The hearing, to be conducted Thursday by the House Science Committee, will focus on the state of research funding for information technology. Such funding, and the innovation it spurs, is vital to the U.S. economy and national defense.
Some historical perspective illuminates what's at stake. In 1957, the launch of Sputnik by the Soviet Union sent a wake-up call to the U.S. In response, the Defense Advanced Research Projects Agency was created and charged with preventing such technological surprises in the future. DARPA funded high-risk, high-reward research and sought to engage the best minds.
Since then, innovation in U.S. IT has grown substantially under government-funded research and has been critical to this nation's leadership in technology. DARPA, together with the National Science Foundation, funds most academic IT research in this country. In addition to swatting home runs such as the Internet, the majority of IT companies listed on the New York Stock Exchange and the Nasdaq, and the most technically advanced military in the world, IT research has become a key economic driver. In the last decade alone, IT was responsible for 9 percent of the United States' gross national product. In 2001, a National Academies of Science and Engineering report gave 19 examples of IT research leading to industries worth a billion dollars or more. Federally funded academic research played a major role in every case.
Over the last 10 years, however, there's been a major shift in funding priorities and policy at DARPA and the National Science Foundation. The current DARPA policy, which mandates 12-month "go/no go" research milestones for IT, has shortened deadlines, thus discouraging long-term research. In addition, programs formerly open to academics are now classified; other programs have citizenship restrictions. In three years, DARPA halved academic IT research to $123 million in fiscal year 2004. DARPA today is no longer engaging all the best talent in long-term research, which has been so vital to America's prowess in defense and essential to a robust economy.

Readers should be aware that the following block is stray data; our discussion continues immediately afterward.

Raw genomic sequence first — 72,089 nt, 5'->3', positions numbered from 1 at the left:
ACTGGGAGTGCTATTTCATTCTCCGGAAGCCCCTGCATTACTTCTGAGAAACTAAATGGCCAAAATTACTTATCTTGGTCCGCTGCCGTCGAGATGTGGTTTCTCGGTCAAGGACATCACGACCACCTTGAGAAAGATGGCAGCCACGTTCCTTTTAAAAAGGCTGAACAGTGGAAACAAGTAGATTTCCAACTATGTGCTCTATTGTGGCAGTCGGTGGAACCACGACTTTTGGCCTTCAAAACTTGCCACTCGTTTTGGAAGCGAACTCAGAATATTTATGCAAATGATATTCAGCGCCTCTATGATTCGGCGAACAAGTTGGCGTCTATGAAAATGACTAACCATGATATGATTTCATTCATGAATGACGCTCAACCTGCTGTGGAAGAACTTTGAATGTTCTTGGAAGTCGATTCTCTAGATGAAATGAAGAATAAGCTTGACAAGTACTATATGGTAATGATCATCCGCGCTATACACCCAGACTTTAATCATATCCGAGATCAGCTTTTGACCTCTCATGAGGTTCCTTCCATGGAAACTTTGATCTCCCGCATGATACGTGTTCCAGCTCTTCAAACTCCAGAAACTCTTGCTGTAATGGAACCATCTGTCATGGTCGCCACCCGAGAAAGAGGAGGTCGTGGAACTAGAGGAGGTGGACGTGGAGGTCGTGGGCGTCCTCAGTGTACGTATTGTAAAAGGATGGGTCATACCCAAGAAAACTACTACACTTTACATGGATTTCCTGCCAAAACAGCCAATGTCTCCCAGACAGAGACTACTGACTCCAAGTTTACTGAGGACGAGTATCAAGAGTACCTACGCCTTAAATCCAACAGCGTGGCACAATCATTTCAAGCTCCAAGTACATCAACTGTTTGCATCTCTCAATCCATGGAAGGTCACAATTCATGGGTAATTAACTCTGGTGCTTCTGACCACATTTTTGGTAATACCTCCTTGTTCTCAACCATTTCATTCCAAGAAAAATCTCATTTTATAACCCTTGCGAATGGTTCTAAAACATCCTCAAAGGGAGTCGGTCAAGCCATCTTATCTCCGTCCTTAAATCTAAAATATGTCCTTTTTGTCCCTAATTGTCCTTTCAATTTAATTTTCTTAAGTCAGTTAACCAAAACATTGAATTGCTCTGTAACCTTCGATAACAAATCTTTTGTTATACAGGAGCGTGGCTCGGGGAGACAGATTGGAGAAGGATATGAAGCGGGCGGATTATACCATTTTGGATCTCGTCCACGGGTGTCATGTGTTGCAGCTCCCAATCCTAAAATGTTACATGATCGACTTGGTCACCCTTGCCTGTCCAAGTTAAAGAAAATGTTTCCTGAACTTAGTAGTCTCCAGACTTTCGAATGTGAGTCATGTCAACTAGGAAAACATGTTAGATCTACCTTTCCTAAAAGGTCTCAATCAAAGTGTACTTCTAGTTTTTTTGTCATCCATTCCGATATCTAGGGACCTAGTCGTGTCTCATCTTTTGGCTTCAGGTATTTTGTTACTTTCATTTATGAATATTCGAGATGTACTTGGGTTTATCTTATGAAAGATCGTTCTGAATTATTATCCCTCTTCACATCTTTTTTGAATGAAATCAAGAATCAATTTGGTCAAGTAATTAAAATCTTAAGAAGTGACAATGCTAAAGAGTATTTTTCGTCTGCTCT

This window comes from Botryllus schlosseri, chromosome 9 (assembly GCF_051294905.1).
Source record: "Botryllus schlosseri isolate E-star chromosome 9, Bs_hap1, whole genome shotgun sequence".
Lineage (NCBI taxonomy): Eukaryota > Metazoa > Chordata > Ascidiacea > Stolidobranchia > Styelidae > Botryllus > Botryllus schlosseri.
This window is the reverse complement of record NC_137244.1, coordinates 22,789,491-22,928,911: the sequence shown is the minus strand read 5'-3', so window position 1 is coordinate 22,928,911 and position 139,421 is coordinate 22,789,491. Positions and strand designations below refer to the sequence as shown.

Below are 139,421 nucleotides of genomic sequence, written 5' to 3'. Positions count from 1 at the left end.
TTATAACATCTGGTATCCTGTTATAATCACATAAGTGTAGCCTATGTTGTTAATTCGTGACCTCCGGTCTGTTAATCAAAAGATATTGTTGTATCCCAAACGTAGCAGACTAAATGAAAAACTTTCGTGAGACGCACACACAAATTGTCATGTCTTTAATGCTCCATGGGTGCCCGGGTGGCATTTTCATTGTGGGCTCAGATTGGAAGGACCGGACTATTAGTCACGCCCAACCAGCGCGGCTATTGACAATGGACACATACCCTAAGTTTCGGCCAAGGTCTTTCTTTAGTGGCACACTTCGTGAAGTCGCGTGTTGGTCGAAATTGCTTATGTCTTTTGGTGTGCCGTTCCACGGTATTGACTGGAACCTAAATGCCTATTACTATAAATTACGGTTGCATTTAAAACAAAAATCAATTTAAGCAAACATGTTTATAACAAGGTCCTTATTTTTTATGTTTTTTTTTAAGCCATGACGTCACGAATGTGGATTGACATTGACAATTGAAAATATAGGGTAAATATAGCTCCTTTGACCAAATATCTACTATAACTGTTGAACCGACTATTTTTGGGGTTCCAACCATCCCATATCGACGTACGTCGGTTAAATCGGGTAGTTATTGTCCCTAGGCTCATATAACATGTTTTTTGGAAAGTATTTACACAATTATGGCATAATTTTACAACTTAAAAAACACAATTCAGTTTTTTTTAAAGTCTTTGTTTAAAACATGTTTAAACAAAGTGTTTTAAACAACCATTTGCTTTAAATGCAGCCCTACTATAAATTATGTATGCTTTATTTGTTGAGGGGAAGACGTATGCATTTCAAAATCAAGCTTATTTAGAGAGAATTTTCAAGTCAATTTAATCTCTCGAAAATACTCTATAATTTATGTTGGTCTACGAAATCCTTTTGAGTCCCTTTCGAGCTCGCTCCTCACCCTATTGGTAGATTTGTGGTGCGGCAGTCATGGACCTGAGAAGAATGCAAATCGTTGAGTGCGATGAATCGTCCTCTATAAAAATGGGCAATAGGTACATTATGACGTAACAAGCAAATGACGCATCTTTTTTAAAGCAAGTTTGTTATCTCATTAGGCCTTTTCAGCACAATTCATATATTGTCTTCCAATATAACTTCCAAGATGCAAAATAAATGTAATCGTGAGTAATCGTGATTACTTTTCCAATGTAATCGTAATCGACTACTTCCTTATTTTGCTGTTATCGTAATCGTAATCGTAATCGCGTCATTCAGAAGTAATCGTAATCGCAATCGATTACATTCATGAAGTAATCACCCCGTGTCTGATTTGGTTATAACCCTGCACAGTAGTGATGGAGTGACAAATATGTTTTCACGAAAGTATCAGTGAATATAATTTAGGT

Nor can we count on the IT industry itself for long-term research investment. Ironically, the high-tech industry increasingly depends on government-funded research partnerships with academic institutions to spur innovations. Those new companies that sprang to life in the recent past--Oracle, Dell, Cisco Systems--have no research labs. And of the established IT companies, only IBM and Microsoft maintain large and growing research arms.
If declining U.S. research funding simply slowed the pace of IT innovation, perhaps the upcoming House Science Committee hearing wouldn't be as critical to the nation as it is to the research community. However, the rest of the world isn't standing still.
Premier Wen Jiabao recently went to to propose co-development of the next generation of IT, with producing hardware and India developing software. He predicted the coming of the Asian century of the IT industry, as both countries strive for worldwide leadership in IT.
The history of IT is littered with companies that lost substantial leads in this fast-changing field. I see no reason why it couldn't happen to countries. Indeed, at the recent International Collegiate Programming Contest of the Association for Computing Machinery, four Asian teams, including the champion, while the best U.S. finish was 17th, . If current U.S. government policies continue, IT leadership could easily be surrendered to Asia.
Allow me to suggest two questions for the hearing: Could loss of IT leadership--meaning, for example, that the IT available to the U.S. might be inferior to that of China or India--lead to a technological surprise akin to the one with Sputnik 50 years ago? And, if the U.S. must face serious competition for leadership, isn't it better to attract the best and brightest to U.S. universities to come and work to help grow the American economy, rather than have them innovate elsewhere?